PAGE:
- A lot of small businesses don’t have money to spare. It’s not personal when they don’t give, and it’s especially meaningful when they do.
- On that note, the ones that donate can make your day. I had a new prospect tell me: “Thank you for reaching out.” It still made me smile a week later.
Full disclosure: I have danced in my chair and sang “Money, money” after a successful call.
I moved into my new apartment last weekend. Mom helped me set up, and she said it was like sending me off to kindergarten. If that’s true…this is a really awesome kindergarten. Granted, the lessons so far have been about moving furniture. But when I breathe in, I can inhale the independence (it smells like the Lysol I used to clean out the bathtub). Which brings me too…
- Even if your bathtub is brand new like mine (no previous tenants), clean it anyway. Or you could get out feeling dirtier than you went in.
- Electricity costs, but it’s still okay to use the heat. Especially if it’s so cold your nose is running. Note: Slippers are your friend.
- If there isn’t much hot water, try boiling a tea kettle and pouring it in. Trust me, it helps.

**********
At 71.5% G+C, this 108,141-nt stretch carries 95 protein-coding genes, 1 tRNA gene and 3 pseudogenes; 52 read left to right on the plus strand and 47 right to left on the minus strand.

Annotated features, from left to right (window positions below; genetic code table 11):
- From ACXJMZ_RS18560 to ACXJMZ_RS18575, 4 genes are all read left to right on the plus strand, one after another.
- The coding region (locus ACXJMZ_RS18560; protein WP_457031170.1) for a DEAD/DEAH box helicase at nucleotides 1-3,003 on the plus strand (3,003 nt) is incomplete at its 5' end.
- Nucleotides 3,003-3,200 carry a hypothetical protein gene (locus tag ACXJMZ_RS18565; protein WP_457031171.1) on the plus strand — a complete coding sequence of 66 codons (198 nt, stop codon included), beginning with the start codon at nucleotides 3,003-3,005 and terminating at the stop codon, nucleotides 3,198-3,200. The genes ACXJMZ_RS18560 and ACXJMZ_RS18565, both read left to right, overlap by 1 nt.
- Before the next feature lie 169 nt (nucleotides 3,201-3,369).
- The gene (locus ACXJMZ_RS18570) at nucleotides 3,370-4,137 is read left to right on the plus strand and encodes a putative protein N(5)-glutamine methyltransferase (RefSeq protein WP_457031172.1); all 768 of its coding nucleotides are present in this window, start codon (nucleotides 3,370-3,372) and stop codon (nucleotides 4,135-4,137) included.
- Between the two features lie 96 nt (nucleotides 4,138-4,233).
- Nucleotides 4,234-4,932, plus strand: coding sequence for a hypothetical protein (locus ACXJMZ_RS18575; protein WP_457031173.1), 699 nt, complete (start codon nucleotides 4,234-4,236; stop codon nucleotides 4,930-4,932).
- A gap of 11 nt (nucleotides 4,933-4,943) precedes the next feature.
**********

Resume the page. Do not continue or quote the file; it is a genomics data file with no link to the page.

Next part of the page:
- Make sure you get instructions for how to pay rent. I bugged my landlord about it early and often. I fundraise for a living, so she never stood a chance.
- Take stuff from your parents’ house to get you started. That’s what it’s for.
The wildest thing I’ve done in my new apartment was watch a movie and eat chocolate. And it felt like Marti Gras.
I started a new job this week as Development Director at Concern for Animals. I take care of grants, donations, and social media. I’ve been cold calling businesses asking for gifts and enjoying the fact that I have my own office. There are kittens just outside, so it’s a miracle work gets done at all. Here are a few things about my job so far.